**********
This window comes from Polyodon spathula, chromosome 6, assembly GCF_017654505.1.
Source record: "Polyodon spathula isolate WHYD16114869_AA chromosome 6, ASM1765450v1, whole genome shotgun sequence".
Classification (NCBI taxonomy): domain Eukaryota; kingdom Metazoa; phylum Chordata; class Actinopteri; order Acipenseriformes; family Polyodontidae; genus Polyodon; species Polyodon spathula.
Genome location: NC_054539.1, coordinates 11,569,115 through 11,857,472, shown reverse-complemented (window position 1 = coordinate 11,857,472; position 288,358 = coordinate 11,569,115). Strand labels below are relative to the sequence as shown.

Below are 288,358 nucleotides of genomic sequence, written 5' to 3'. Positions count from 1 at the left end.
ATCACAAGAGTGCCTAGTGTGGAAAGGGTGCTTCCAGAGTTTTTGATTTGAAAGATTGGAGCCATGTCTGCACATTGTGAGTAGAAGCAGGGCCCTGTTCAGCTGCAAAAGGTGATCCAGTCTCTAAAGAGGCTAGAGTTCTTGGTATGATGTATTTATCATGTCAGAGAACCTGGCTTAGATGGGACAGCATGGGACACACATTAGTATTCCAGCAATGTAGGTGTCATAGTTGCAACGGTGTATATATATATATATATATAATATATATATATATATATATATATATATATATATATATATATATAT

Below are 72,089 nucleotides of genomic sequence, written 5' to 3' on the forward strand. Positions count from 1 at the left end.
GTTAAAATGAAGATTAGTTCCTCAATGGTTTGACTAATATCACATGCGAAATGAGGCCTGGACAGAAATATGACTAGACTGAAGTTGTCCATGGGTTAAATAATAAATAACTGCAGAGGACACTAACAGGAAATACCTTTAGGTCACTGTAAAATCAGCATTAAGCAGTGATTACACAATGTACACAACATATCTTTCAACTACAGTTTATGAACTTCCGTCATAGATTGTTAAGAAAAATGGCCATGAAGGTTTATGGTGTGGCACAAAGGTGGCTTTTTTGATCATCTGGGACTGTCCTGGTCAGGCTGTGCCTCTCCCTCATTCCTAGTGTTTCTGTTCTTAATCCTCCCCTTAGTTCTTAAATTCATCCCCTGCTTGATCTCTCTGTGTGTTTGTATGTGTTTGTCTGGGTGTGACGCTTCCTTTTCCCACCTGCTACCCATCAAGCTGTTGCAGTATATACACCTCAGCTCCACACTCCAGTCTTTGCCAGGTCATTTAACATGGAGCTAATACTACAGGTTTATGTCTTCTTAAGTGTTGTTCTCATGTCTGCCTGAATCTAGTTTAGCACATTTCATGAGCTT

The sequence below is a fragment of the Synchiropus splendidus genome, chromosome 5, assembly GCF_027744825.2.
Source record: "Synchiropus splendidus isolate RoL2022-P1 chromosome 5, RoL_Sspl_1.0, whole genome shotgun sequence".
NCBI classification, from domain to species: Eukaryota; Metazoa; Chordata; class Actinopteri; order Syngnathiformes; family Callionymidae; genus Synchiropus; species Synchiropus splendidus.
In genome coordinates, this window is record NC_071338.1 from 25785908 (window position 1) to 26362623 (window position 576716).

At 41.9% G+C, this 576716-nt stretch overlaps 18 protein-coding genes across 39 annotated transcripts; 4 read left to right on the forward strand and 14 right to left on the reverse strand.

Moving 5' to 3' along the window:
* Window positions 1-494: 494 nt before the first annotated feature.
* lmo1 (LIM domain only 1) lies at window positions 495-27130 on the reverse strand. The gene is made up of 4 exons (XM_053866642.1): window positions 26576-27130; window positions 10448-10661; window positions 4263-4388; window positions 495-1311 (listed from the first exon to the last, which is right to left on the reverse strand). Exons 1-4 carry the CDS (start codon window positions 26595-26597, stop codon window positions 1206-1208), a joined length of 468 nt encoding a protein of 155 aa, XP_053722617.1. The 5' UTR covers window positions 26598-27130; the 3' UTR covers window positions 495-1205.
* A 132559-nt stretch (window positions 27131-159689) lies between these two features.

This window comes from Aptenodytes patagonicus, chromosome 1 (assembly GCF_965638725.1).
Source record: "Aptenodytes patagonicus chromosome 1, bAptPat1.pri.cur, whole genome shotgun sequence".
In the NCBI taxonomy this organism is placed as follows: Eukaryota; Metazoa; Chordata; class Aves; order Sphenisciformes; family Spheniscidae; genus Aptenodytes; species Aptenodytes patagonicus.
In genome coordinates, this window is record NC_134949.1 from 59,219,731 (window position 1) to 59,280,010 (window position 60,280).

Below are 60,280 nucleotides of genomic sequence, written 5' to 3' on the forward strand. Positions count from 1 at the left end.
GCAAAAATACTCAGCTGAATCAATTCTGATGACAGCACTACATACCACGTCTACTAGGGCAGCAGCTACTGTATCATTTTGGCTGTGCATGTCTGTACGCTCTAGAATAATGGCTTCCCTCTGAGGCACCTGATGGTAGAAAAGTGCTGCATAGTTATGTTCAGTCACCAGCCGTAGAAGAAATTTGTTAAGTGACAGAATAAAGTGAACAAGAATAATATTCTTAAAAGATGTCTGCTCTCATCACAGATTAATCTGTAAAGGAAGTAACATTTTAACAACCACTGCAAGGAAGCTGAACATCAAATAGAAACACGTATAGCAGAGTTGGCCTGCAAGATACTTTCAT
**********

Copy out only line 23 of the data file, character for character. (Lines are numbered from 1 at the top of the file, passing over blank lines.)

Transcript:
GCAAAAATACTCAGCTGAATCAATTCTGATGACAGCACTACATACCACGTCTACTAGGGCAGCAGCTACTGTATCATTTTGGCTGTGCATGTCTGTACGCTCTAGAATAATGGCTTCCCTCTGAGGCACCTGATGGTAGAAAAGTGCTGCATAGTTATGTTCAGTCACCAGCCGTAGAAGAAATTTGTTAAGTGACAGAATAAAGTGAACAAGAATAATATTCTTAAAAGATGTCTGCTCTCATCACAGATTAATCTGTAAAGGAAGTAACATTTTAACAACCACTGCAAGGAAGCTGAACATCAAATAGAAACACGTATAGCAGAGTTGGCCTGCAAGATACTTTCAT